# A Global Description of the Positive Solutions of Sublinear Second-Order Discrete Boundary Value Problems

- Ruyun Ma
^{1}Email author, - Youji Xu
^{1}and - Chenghua Gao
^{1}

**2009**:671625

https://doi.org/10.1155/2009/671625

© Ruyun Ma et al. 2009

**Received: **12 February 2009

**Accepted: **20 August 2009

**Published: **7 October 2009

## Abstract

## Keywords

## 1. Introduction

Here is a positive parameter, and are continuous. Denote and .

There are many literature dealing with similar difference equations subject to various boundary value conditions. We refer to Agarwal and Henderson [1], Agarwal and O'Regan [2], Agarwal and Wong [3], Rachunkova and Tisdell [4], Rodriguez [5], Cheng and Yen [6], Zhang and Feng [7], R. Ma and H. Ma [8], Ma [9], and the references therein. These results were usually obtained by analytic techniques, various fixed point theorems, and global bifurcation techniques. For example, in [8], the authors investigated the global structure of sign-changing solutions of some discrete boundary value problems in the case that . However, relatively little result is known about the global structure of solutions in the case that , and no global results were found in the available literature when . The likely reason is that the Rabinowitz's global bifurcation theorem [10] cannot be used directly in this case.

- (A1)
- (A2)
- (A3)
- (A4)

Let denote the Banach space defined by

Let denote the closure of set of positive solutions of (1.1) in .

Let be a subset of . A component of is meant a maximal connected subset of , that is, a connected subset of which is not contained in any other connected subset of .

The main results of this paper are the following theorem.

Theorem 1.2.

for some . Moreover, there exists such that (1.1) has at least two positive solutions for .

## 2. Some Preliminaries

In this section, we give some notations and preliminary results which will be used in the proof of our main results.

Definition 2.1 (see [12]).

Definition 2.2 (see [12]).

A *component* of a set
is meant a maximal connected subset of
.

Lemma 2.3 ([12, Whyburn]).

Suppose that is a compact metric space, and are nonintersecting closed subsets of , and no component of interests both and . Then there exist two disjoint compact subsets and , such that , , .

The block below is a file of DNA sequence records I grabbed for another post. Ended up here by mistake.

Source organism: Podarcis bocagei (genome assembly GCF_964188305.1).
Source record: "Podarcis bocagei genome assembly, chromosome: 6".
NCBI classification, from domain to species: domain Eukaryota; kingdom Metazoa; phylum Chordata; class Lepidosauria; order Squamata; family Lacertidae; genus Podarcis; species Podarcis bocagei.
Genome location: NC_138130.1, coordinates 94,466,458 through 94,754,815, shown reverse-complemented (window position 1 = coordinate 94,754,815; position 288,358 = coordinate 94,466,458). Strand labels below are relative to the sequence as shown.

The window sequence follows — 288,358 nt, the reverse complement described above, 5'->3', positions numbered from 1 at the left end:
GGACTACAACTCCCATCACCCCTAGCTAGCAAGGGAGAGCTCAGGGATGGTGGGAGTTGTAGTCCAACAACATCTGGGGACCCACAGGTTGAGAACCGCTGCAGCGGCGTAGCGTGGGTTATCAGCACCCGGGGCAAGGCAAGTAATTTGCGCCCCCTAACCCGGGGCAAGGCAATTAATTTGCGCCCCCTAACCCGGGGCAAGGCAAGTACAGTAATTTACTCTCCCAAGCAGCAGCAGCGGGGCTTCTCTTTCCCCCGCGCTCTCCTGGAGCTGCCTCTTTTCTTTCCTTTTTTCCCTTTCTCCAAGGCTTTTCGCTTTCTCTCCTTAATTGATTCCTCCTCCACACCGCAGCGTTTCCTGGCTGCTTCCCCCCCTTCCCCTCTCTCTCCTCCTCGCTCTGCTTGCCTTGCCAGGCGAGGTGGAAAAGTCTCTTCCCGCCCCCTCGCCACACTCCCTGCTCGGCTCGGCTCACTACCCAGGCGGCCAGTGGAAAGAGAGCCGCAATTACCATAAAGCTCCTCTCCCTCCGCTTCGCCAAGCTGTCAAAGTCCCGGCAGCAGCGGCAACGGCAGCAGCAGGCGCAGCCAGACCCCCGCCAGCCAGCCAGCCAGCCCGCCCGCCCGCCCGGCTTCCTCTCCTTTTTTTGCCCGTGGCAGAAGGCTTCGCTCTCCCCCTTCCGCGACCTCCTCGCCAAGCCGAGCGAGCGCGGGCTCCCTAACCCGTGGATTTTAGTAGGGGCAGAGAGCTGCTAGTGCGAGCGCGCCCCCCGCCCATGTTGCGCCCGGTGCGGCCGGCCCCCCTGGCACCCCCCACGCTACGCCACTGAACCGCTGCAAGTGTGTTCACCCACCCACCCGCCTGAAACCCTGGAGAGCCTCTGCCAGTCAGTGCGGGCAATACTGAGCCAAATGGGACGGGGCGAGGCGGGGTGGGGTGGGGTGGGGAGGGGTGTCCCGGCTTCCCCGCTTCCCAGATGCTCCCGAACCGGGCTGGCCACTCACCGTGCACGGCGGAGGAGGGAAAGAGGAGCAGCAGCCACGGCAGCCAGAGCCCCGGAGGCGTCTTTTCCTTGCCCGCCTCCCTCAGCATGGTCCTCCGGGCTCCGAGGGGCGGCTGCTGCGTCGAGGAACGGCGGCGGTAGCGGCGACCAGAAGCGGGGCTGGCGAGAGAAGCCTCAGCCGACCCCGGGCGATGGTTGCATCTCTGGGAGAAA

Using the above Whyburn's lemma, Ma and An [13] proved the following lemma.

Lemma 2.4 ([13, Lemma ]).

Then there exists an unbounded component in and .

Using the standard arguments, we may prove the following lemma.

Lemma 2.5.

Assume that (A1)–(A2) hold. Then and is completely continuous.

Lemma 2.6.

Proof.

## 3. Proof of the Main Results

Similarly we may extend to be an odd function for each .

as a bifurcation problem from the trivial solution .

Equation (3.8) can be converted to the equivalent equation

Further we note that for near in .

The results of Rabinowitz [10] for (3.8) can be stated as follows. For each integer , , there exists a continuum of solutions of (3.8) joining to infinity in . Moreover,

Lemma 3.1.

Let (A1)–(A4) hold. Then, for each fixed , joins to in .

Proof.

We divide the proof into two steps.

Step 1.

Step 2.

(where ), which yields that is bounded. However, this contradicts (3.19).

Lemma 3.2.

Proof.

Lemma 3.3.

Proof.

Proof of Theorem 1.2.

Notice that satisfies all conditions in Lemma 2.4, and consequently, contains a component which is unbounded. However, we do not know whether joins with or not. To answer this question, we have to use the following truncation method.

We claim that satisfies all of the conditions of Lemma 2.4.

that is, condition (ii) in Lemma 2.4 holds. Condition (iii) in Lemma 2.4 can be deduced directly from the Arzelà -Ascoli theorem and the definition of . Therefore, the superior limit of contains a component joining with infinity in .

and the superior limit of contains a component joining with infinity in .

From Lemma 2.4, it follows that is closed in , and furthermore, is compact in .

Let

If for some , , then Theorem 1.2 holds.

Assume on the contrary that for all .

where and are the boundary and closure of in , respectively.

where and are the boundary and closure of in , respectively.

However, this contradicts (3.50).

Therefore, there exists such that which is unbounded in both and .

Finally, we show that joins with . This will be done by the following three steps.

Step 1.

This is impossible by (A3) and the assumption .

Step 2.

where . By (A2), it follows that . Obviously, (3.65) implies that is bounded. This is a contradiction.

Step 3.

where . By (A2), it follows that . Obviously, (3.68) implies that is bounded. This is a contradiction.

## Declarations

## Authors’ Affiliations

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